If the conditions are OK, the system enables operation of the heating components in the heating cabinet 20 at Step 615 (thereby enabling heating of the solution container 60 and/or the inline heater 240). In addition, the system begins the start up procedure at Step 620, initiating a further flash indicator and checking start-up conditions (e.g., checking the connection of the sensors, the heating plate and/or the heating element), and further determining whether that the heating components and sensors are operating within acceptable parameters at Step 625. If any of the circuits are opened (indicating a disconnect of the sensors or heaters), or if any of the parameters are not acceptable, an alert is indicated at Step 630 (e.g., a flash indicator) and the start-up process is reinitiated. If parameters are acceptable, then the system may further set the heating components to a default temperature at Step 635. For example, the cabinet heaters 110, 585 are set to 98.6° F. and the inline heater 240 is set to 98.6° F. Additionally, the flashing indicator is disabled, the blinking indicator is enabled, and the sensors of the inline sensing device (i.e., the inlet 305A and outlet 305B fluid sensors and/or the fluid 340A and ambient 340B sensors) are initialized, being placed in standby mode.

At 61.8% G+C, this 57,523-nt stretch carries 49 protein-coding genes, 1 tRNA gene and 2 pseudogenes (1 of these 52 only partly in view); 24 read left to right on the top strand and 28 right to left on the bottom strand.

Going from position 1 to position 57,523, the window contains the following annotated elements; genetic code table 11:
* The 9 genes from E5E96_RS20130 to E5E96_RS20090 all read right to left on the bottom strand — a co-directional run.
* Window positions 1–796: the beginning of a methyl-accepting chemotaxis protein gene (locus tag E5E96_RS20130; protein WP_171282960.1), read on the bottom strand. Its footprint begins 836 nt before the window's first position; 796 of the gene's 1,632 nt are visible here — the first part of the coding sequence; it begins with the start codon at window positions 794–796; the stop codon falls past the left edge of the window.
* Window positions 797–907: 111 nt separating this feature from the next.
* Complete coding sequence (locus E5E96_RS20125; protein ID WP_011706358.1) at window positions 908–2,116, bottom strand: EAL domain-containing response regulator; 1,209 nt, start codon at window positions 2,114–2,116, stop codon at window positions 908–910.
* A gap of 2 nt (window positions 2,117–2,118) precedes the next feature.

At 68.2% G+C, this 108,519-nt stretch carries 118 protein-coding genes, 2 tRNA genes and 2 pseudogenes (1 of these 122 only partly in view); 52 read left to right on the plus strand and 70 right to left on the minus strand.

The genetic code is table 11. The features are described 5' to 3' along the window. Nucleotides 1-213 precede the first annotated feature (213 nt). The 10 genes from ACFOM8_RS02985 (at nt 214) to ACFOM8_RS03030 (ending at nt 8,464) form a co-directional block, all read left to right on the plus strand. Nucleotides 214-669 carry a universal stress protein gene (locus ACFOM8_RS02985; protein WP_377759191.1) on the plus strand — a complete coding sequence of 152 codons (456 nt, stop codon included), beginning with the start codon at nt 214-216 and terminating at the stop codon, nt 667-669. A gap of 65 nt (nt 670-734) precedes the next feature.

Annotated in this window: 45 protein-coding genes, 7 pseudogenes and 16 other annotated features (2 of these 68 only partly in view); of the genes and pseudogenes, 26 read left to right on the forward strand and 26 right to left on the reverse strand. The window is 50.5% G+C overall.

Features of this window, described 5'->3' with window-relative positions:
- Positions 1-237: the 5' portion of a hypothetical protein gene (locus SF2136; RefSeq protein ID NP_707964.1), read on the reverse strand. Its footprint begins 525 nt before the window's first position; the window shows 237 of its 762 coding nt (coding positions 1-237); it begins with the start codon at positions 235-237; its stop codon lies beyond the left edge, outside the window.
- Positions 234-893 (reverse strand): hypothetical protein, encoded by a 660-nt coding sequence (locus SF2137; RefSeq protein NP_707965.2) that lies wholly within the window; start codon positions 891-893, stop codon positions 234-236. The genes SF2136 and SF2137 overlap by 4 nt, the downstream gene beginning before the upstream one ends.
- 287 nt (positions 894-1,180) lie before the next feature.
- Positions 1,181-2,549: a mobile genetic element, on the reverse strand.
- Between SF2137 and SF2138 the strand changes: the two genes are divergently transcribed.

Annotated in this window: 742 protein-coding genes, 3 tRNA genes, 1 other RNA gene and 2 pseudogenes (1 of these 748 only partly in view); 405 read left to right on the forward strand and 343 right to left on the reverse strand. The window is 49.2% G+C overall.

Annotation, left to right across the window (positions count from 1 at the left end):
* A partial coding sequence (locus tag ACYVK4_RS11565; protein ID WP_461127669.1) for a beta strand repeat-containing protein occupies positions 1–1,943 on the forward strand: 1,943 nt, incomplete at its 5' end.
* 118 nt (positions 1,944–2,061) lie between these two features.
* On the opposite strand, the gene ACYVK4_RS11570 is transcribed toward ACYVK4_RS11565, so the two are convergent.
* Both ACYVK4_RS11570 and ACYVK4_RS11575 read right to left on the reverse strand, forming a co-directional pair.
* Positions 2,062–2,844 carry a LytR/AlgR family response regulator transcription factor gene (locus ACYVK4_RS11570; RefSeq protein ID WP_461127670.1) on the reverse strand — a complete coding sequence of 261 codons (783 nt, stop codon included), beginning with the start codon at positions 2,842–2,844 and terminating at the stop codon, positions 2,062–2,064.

After start-up, the warm-up process begins at Step 640, where the fluid and/or ambient temperature sensors 305A, 305B, 340A, 340B are enabled, a flashing indicator is engaged to indicate the warm up process has initiated, and the warm-up conditions are checked. For example, the system, at Step 645, confirms that the sensors and the heaters are operating within acceptable ranges and whether or not the set point temperature has been reached. If the parameters do not fall within desired ranges, at Step 650 the system activates an alert and either begins the warm-up process again or reinitiates the start-up process.